With the recent federal government shutdown, it’s quite apparent their IT administrators still renew SSL certificates manually since many government websites went offline after the certs expired. Politics aside, since having secured connection and valid certificates are important these days, it should be a point for administrators to start automating the process. At the very least, have a project or plan in place to anticipate the shutdown and go through all of the important websites for possible cert renewals, 1-2 months in advance. As an Enterprise administrator, it’s also essential to have alerts or calendar reminders to renew an expiring cert. However, the best solution is to setup an automated job.
This is where tools out there like getssl and certbot can help. For this website, getssl is used to automate the SSL renewal process. The key processes are as follows:
Ensure Apache web server is setup. Since getssl relies on obtaining the proper “ACME” code from the target website to confirm the correct URL host, a regular port 80 HTTP connection must be made available first.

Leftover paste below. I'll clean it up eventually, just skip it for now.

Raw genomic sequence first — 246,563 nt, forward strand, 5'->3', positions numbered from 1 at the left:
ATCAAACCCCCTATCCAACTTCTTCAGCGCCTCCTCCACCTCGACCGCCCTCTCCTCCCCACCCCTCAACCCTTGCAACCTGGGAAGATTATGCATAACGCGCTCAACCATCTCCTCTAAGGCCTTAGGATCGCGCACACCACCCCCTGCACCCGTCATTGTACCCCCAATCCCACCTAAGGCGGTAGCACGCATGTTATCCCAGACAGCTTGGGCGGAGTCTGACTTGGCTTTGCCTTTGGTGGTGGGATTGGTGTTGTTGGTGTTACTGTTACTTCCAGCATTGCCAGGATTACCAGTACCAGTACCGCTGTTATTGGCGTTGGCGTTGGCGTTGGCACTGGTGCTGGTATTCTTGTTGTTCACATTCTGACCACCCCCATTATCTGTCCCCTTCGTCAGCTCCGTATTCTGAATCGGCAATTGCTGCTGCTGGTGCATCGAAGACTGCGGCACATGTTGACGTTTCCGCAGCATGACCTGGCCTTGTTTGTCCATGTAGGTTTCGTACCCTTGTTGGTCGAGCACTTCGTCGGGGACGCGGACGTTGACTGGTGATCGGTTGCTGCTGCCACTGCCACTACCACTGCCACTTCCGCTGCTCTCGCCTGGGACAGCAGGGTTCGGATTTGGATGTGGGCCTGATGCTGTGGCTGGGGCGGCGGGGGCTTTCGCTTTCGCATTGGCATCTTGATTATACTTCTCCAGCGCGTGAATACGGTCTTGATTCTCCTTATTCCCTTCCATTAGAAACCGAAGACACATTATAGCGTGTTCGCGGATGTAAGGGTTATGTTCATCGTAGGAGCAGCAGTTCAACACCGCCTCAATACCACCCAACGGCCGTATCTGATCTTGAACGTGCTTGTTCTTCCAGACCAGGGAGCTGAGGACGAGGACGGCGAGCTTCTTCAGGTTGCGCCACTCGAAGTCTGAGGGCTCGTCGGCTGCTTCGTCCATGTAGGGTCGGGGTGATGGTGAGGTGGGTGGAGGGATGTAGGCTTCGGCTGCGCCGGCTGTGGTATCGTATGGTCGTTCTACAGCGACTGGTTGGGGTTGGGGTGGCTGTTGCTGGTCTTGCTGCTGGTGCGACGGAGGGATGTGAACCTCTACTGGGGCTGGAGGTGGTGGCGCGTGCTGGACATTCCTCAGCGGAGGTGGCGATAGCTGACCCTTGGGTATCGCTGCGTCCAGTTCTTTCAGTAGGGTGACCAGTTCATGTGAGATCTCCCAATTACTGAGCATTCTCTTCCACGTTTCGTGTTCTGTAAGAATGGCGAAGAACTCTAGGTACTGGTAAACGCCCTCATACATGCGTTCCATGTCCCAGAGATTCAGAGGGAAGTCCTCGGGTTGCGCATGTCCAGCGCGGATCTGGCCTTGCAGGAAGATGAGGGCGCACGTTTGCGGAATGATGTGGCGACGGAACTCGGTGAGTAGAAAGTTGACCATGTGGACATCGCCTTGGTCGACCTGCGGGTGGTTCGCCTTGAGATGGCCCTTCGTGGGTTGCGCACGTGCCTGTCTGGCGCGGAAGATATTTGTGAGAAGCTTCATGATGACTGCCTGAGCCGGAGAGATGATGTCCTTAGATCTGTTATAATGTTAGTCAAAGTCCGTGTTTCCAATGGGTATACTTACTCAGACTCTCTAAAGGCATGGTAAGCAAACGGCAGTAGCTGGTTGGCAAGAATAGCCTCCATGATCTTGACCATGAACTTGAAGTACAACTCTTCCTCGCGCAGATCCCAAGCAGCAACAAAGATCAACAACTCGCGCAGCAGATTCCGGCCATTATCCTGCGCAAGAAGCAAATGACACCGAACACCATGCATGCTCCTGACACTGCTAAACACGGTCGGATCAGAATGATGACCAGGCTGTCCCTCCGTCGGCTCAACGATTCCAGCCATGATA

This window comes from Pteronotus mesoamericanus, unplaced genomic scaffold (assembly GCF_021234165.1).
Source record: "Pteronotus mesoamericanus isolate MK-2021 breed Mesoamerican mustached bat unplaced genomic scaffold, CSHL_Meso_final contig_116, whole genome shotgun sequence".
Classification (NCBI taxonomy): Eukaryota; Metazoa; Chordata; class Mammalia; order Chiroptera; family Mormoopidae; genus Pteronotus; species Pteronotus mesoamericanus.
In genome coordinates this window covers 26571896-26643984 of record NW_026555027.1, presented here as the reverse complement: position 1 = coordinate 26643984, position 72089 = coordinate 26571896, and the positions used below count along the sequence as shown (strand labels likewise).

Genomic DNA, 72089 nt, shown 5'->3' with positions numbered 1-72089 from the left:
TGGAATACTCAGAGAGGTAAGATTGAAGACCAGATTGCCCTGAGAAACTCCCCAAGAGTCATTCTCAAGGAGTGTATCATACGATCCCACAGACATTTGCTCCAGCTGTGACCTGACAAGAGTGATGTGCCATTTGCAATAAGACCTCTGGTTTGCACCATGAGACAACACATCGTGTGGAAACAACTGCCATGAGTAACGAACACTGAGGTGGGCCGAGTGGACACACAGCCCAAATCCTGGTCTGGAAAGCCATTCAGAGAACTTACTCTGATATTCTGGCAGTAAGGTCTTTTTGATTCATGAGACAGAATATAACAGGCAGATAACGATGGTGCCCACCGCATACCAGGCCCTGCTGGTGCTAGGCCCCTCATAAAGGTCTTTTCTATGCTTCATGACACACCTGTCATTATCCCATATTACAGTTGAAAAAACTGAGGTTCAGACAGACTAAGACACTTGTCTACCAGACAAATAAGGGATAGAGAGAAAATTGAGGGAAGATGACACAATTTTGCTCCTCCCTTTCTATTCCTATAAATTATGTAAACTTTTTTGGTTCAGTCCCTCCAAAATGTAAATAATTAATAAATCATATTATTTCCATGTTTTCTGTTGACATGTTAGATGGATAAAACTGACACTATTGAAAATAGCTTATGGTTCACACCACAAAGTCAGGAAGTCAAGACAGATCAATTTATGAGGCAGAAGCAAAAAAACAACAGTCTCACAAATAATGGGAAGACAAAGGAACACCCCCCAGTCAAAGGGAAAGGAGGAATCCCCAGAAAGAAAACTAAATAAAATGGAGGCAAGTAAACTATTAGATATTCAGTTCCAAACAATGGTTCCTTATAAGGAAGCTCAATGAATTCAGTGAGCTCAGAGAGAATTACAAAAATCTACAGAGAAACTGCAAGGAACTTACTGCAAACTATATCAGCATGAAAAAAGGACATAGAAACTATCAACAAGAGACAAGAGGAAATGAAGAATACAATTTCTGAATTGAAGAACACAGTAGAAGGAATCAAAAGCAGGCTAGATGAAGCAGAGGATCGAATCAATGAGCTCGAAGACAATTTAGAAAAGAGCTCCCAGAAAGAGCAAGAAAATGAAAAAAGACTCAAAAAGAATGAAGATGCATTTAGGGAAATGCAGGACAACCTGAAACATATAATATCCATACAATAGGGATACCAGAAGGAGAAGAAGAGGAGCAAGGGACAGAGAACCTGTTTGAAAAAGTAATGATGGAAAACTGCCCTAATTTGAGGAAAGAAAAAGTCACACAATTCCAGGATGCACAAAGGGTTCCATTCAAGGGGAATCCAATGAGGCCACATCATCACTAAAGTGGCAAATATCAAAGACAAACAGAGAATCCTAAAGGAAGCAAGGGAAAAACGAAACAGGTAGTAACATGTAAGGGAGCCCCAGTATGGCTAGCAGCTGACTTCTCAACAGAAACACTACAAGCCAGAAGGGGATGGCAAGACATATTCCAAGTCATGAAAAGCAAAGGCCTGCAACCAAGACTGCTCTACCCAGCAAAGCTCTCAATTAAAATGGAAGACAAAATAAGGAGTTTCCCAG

Per getssl documentation, run the inital setup to create the proper folders and files in $HOME/.getssl
getssl -c yourdomain.com
Edit the getssl.cfg in $HOME/.getssl/yourdomain.com folder with the correct directory for Apache web server’s doc-root and configuration files. Note, package installed Apache HTTPD uses /etc/apache2 as the default config directory.
When getssl is all setup, create a crontab to run getssl twice every month, for timely renewal (within 30 days). Be sure to restart Apache HTTPD to make sure the web server reloads the latest cert files.
0 9 1,15 * * $HOME/getssl/getssl -u -a > $HOME/getssl/getssl.out.txt 2>&1